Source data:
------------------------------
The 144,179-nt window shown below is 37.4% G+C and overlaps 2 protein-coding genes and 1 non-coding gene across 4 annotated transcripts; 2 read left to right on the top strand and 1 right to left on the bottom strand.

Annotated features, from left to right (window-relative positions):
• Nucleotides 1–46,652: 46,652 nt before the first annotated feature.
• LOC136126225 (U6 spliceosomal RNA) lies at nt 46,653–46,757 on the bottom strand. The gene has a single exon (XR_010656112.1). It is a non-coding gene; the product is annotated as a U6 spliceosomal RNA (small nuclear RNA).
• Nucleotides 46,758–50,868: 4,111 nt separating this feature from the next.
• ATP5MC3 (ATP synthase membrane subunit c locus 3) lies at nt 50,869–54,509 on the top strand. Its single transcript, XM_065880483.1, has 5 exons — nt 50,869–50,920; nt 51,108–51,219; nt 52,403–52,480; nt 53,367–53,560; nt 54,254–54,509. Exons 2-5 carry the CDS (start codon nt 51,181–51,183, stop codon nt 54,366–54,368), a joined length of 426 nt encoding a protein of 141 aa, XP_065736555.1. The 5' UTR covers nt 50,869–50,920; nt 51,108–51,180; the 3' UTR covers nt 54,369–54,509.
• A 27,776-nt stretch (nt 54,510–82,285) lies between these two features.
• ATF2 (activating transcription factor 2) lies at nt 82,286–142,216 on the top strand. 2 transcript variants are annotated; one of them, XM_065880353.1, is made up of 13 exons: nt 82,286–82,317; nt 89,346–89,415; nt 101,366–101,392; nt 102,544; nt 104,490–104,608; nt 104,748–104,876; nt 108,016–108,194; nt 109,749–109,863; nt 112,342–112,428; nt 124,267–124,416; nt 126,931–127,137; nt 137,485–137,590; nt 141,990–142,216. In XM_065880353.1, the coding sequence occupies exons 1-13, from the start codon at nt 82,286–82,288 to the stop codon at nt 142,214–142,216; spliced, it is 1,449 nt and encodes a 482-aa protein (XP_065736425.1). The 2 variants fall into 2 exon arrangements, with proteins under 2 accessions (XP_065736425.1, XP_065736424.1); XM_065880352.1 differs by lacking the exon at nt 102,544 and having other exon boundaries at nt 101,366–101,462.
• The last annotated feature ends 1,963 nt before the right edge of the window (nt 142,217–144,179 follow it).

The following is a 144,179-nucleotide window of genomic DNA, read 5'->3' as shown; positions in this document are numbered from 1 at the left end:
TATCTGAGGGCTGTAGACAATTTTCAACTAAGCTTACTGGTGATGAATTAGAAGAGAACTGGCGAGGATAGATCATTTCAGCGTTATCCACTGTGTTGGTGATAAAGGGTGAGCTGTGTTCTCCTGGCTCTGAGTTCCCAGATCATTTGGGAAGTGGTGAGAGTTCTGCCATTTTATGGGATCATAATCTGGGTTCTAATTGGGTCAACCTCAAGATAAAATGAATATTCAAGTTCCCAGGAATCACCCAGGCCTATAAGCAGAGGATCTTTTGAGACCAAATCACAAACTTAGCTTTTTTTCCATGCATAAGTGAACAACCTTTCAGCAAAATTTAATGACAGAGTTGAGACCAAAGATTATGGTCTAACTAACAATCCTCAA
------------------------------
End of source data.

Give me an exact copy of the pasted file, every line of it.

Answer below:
The 144,179-nt window shown below is 37.4% G+C and overlaps 2 protein-coding genes and 1 non-coding gene across 4 annotated transcripts; 2 read left to right on the top strand and 1 right to left on the bottom strand.

Annotated features, from left to right (window-relative positions):
• Nucleotides 1–46,652: 46,652 nt before the first annotated feature.
• LOC136126225 (U6 spliceosomal RNA) lies at nt 46,653–46,757 on the bottom strand. The gene has a single exon (XR_010656112.1). It is a non-coding gene; the product is annotated as a U6 spliceosomal RNA (small nuclear RNA).
• Nucleotides 46,758–50,868: 4,111 nt separating this feature from the next.
• ATP5MC3 (ATP synthase membrane subunit c locus 3) lies at nt 50,869–54,509 on the top strand. Its single transcript, XM_065880483.1, has 5 exons — nt 50,869–50,920; nt 51,108–51,219; nt 52,403–52,480; nt 53,367–53,560; nt 54,254–54,509. Exons 2-5 carry the CDS (start codon nt 51,181–51,183, stop codon nt 54,366–54,368), a joined length of 426 nt encoding a protein of 141 aa, XP_065736555.1. The 5' UTR covers nt 50,869–50,920; nt 51,108–51,180; the 3' UTR covers nt 54,369–54,509.
• A 27,776-nt stretch (nt 54,510–82,285) lies between these two features.
• ATF2 (activating transcription factor 2) lies at nt 82,286–142,216 on the top strand. 2 transcript variants are annotated; one of them, XM_065880353.1, is made up of 13 exons: nt 82,286–82,317; nt 89,346–89,415; nt 101,366–101,392; nt 102,544; nt 104,490–104,608; nt 104,748–104,876; nt 108,016–108,194; nt 109,749–109,863; nt 112,342–112,428; nt 124,267–124,416; nt 126,931–127,137; nt 137,485–137,590; nt 141,990–142,216. In XM_065880353.1, the coding sequence occupies exons 1-13, from the start codon at nt 82,286–82,288 to the stop codon at nt 142,214–142,216; spliced, it is 1,449 nt and encodes a 482-aa protein (XP_065736425.1). The 2 variants fall into 2 exon arrangements, with proteins under 2 accessions (XP_065736425.1, XP_065736424.1); XM_065880352.1 differs by lacking the exon at nt 102,544 and having other exon boundaries at nt 101,366–101,462.
• The last annotated feature ends 1,963 nt before the right edge of the window (nt 142,217–144,179 follow it).

The following is a 144,179-nucleotide window of genomic DNA, read 5'->3' as shown; positions in this document are numbered from 1 at the left end:
TATCTGAGGGCTGTAGACAATTTTCAACTAAGCTTACTGGTGATGAATTAGAAGAGAACTGGCGAGGATAGATCATTTCAGCGTTATCCACTGTGTTGGTGATAAAGGGTGAGCTGTGTTCTCCTGGCTCTGAGTTCCCAGATCATTTGGGAAGTGGTGAGAGTTCTGCCATTTTATGGGATCATAATCTGGGTTCTAATTGGGTCAACCTCAAGATAAAATGAATATTCAAGTTCCCAGGAATCACCCAGGCCTATAAGCAGAGGATCTTTTGAGACCAAATCACAAACTTAGCTTTTTTTCCATGCATAAGTGAACAACCTTTCAGCAAAATTTAATGACAGAGTTGAGACCAAAGATTATGGTCTAACTAACAATCCTCAA